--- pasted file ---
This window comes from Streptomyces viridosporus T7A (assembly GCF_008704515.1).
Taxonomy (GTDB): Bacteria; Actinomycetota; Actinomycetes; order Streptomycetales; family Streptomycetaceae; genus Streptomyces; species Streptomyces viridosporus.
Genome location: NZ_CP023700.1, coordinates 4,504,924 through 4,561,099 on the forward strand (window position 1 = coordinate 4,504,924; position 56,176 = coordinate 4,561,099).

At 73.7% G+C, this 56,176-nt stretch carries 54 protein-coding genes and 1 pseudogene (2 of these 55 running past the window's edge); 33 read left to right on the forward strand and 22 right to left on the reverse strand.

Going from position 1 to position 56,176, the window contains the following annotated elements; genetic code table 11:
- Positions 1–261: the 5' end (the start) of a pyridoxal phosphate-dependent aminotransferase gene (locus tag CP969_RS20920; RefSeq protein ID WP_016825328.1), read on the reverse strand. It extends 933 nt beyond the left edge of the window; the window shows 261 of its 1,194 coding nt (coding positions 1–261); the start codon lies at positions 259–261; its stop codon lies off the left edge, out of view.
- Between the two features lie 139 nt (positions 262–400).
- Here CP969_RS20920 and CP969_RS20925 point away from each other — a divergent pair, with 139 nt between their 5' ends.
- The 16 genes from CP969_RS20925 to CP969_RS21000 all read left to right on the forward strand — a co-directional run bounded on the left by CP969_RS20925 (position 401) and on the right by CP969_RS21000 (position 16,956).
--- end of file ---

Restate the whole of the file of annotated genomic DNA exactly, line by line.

This window comes from Streptomyces viridosporus T7A (assembly GCF_008704515.1).
Taxonomy (GTDB): Bacteria; Actinomycetota; Actinomycetes; order Streptomycetales; family Streptomycetaceae; genus Streptomyces; species Streptomyces viridosporus.
Genome location: NZ_CP023700.1, coordinates 4,504,924 through 4,561,099 on the forward strand (window position 1 = coordinate 4,504,924; position 56,176 = coordinate 4,561,099).

At 73.7% G+C, this 56,176-nt stretch carries 54 protein-coding genes and 1 pseudogene (2 of these 55 running past the window's edge); 33 read left to right on the forward strand and 22 right to left on the reverse strand.

Going from position 1 to position 56,176, the window contains the following annotated elements; genetic code table 11:
- Positions 1–261: the 5' end (the start) of a pyridoxal phosphate-dependent aminotransferase gene (locus tag CP969_RS20920; RefSeq protein ID WP_016825328.1), read on the reverse strand. It extends 933 nt beyond the left edge of the window; the window shows 261 of its 1,194 coding nt (coding positions 1–261); the start codon lies at positions 259–261; its stop codon lies off the left edge, out of view.
- Between the two features lie 139 nt (positions 262–400).
- Here CP969_RS20920 and CP969_RS20925 point away from each other — a divergent pair, with 139 nt between their 5' ends.
- The 16 genes from CP969_RS20925 to CP969_RS21000 all read left to right on the forward strand — a co-directional run bounded on the left by CP969_RS20925 (position 401) and on the right by CP969_RS21000 (position 16,956).